GOODYEAR, Ariz. - Scouring the globe for talented baseball players, the Cleveland Indians plucked one from Eastern Europe.
The club signed 16-year-old catcher Martin Cervenka of the Czech Republic to a non-drafted minor league contract on Saturday. Peter Gahan, who scouts Europe and Australia for the Indians, discovered the right-handed hitter while evaluating players at Major League Baseball's European Academy in Italy.
The Indians began scouting the academy about one year ago, assistant general manager John Mirabelli said. But several other teams, including the Minnesota Twins and Cincinnati Reds, have previously signed other prospects from Europe, a continent where soccer rules and baseball is still in its infancy.
"It's the new frontier for baseball," Mirabelli said.
Because he's still in high school, the six-foot-two, 165-pound Cervenka will continue to play for his club team Kotlarka in 2009. Mirabelli said the youngster from Prague will report to the Indians' new year-round Player Development Complex in Arizona during breaks from school - he won't finish until he's 19 - and that he will likely play in Australia during the next two summers.
"It will be a while before he plays with us," Mirabelli said. "We might send some of our instructors over there to watch him and work with him. It's a long-term sign, but we like his upside. It's a creative signing. We just feel like there is value in trying to develop a kid like that and see what happens.
"He's young but we like some of his raw, physical tools."
Major League Baseball opened its European academy in 2006, offering instruction and exposure to the best 15- to 19-year-old players from 13 European and four African countries. The intent was to broaden baseball's reach while possibly developing talented athletes into future major leaguers.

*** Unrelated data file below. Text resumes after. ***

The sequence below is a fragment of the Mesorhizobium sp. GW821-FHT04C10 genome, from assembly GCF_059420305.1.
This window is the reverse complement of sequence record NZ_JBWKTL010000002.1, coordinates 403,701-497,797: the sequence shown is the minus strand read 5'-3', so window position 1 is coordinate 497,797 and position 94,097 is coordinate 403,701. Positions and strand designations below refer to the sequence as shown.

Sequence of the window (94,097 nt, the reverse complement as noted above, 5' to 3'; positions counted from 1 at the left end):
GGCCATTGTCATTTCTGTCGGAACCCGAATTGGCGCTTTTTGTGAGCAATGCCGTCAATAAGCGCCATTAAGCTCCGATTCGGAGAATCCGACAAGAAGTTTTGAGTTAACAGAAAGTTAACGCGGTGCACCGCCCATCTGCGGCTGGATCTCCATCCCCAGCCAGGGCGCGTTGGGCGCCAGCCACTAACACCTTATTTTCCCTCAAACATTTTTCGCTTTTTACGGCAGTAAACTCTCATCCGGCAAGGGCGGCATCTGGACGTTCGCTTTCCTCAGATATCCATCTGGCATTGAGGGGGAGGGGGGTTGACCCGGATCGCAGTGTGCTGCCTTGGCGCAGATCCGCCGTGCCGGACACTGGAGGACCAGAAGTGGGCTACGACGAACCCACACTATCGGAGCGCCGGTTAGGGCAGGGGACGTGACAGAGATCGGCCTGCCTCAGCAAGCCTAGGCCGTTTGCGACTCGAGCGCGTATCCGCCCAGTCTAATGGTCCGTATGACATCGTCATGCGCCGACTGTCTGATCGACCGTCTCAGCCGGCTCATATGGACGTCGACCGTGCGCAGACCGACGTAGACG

Mirabelli described Europe as "an emerging market" for teams searching for amateur talent. The Twins have already signed four players from the academy, two from Russia, one from France and one from South Africa.
"It's a great opportunity for those kids over there," Minnesota assistant general manager Rob Antony said. "They just don't have as much structure and as much teaching as young players do here and in Latin America. When they go there, they are able to get teaching and see scouts from all over. It really opens a lot up for them."
As a mid-market team with limited resources, the Indians are always looking for affordable talent, and they're not alone. In November, the Pittsburgh Pirates signed Indian - the country, not Cleveland - pitchers Rinku Singh and Dinesh Patel, neither of whom had picked up a baseball until earlier this year.
The two 20-year-olds came to the U.S. last year after being the top finishers in an Indian reality TV show called the "Million Dollar Arm."
Finding pitchers these days isn't nearly as tough as locating catchers, who seem to be scarce throughout baseball's lower levels.
"A lot of kids just aren't catching anymore," said Indians manager Eric Wedge, a former catcher in Boston's organization. "I don't think there's that same passion for catching like there was when I was coming up or back in the day when we were kids and that was where you wanted to be - in the action."
Wedge has a theory why young players don't want to throw on a chest protector, shin guards and mask.
"Maybe because it's hard," he said. "It's tough and it's as difficult a position as there is to play out there with all the responsibilities."